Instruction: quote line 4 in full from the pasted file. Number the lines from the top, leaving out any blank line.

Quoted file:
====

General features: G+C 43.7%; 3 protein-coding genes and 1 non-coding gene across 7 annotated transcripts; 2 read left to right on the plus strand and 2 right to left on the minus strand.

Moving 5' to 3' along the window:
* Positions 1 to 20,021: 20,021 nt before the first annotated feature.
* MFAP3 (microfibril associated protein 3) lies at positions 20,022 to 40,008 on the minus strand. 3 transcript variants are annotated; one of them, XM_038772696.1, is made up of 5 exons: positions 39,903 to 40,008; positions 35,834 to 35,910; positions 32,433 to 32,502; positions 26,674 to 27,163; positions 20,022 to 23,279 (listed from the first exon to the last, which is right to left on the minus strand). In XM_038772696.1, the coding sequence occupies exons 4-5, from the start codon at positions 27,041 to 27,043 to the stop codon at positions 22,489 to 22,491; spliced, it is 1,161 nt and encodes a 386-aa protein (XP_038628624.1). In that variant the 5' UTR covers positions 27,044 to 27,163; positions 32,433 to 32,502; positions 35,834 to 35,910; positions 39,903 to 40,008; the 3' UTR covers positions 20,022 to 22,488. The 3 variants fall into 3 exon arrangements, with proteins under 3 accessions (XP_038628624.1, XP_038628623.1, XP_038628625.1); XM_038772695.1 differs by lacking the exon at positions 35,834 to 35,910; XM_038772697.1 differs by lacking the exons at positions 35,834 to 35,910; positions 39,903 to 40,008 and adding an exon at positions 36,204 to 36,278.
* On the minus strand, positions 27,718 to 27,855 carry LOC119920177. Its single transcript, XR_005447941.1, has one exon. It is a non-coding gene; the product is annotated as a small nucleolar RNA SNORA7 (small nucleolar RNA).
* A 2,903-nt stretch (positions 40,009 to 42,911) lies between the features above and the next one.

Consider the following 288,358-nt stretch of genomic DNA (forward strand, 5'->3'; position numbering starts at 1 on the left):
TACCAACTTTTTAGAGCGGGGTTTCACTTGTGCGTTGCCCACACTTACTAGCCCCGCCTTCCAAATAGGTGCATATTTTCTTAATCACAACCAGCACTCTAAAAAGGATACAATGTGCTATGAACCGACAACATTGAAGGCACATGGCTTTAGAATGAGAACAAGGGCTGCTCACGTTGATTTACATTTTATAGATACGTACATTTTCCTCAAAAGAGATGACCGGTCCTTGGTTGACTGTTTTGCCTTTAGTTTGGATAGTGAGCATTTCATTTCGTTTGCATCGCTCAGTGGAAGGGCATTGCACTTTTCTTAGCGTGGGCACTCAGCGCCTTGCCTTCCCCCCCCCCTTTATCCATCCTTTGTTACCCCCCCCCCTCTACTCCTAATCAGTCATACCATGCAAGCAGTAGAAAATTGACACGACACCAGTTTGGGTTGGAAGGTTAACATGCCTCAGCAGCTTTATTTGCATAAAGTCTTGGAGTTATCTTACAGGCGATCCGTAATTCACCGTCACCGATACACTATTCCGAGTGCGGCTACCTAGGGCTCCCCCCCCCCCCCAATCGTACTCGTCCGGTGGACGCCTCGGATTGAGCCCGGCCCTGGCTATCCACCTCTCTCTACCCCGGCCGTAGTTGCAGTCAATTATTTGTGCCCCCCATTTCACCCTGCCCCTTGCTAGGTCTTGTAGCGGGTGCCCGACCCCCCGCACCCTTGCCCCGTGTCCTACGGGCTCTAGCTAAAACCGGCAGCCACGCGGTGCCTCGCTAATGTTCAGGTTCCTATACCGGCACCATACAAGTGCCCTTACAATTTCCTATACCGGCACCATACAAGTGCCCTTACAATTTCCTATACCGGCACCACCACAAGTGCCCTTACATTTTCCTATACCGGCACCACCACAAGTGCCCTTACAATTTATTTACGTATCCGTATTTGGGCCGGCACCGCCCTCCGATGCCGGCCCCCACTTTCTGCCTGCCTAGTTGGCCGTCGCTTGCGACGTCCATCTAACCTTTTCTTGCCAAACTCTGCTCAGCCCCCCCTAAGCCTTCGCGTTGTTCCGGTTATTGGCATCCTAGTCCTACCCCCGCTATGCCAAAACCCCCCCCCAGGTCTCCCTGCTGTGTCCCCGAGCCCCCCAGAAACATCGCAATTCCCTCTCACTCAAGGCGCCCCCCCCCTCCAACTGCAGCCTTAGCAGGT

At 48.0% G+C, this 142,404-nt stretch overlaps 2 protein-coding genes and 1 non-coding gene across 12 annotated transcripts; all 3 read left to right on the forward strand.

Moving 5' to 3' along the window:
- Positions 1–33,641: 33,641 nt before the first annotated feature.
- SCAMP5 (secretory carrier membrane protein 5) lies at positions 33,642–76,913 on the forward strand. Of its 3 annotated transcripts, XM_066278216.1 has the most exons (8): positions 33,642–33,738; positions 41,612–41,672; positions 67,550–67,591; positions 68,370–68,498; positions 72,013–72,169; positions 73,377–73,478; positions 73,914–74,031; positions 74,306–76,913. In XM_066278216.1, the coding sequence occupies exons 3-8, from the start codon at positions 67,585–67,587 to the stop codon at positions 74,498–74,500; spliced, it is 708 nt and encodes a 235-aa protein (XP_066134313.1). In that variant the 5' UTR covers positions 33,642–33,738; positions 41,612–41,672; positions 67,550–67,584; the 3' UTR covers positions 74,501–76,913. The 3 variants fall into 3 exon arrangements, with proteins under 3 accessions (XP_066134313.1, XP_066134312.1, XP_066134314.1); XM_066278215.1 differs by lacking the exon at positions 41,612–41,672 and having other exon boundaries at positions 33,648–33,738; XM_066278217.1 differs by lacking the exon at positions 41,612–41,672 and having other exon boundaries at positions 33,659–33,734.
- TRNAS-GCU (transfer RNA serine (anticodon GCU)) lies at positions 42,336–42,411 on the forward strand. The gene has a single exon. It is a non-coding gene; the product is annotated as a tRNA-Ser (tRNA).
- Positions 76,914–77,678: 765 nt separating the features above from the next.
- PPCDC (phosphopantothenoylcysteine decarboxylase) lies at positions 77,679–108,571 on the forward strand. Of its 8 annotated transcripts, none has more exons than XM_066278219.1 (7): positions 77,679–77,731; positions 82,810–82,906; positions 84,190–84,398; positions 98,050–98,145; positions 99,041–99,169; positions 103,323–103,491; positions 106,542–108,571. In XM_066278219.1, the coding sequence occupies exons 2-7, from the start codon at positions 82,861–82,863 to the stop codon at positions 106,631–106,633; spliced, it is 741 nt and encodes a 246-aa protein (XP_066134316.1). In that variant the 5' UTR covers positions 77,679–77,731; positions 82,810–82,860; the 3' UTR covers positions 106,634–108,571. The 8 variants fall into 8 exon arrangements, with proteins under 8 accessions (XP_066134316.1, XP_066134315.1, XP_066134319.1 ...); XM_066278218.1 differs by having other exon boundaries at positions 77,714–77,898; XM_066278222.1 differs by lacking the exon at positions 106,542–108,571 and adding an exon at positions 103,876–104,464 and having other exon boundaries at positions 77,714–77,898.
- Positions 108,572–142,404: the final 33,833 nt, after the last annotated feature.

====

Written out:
* MFAP3 (microfibril associated protein 3) lies at positions 20,022 to 40,008 on the minus strand. 3 transcript variants are annotated; one of them, XM_038772696.1, is made up of 5 exons: positions 39,903 to 40,008; positions 35,834 to 35,910; positions 32,433 to 32,502; positions 26,674 to 27,163; positions 20,022 to 23,279 (listed from the first exon to the last, which is right to left on the minus strand). In XM_038772696.1, the coding sequence occupies exons 4-5, from the start codon at positions 27,041 to 27,043 to the stop codon at positions 22,489 to 22,491; spliced, it is 1,161 nt and encodes a 386-aa protein (XP_038628624.1). In that variant the 5' UTR covers positions 27,044 to 27,163; positions 32,433 to 32,502; positions 35,834 to 35,910; positions 39,903 to 40,008; the 3' UTR covers positions 20,022 to 22,488. The 3 variants fall into 3 exon arrangements, with proteins under 3 accessions (XP_038628624.1, XP_038628623.1, XP_038628625.1); XM_038772695.1 differs by lacking the exon at positions 35,834 to 35,910; XM_038772697.1 differs by lacking the exons at positions 35,834 to 35,910; positions 39,903 to 40,008 and adding an exon at positions 36,204 to 36,278.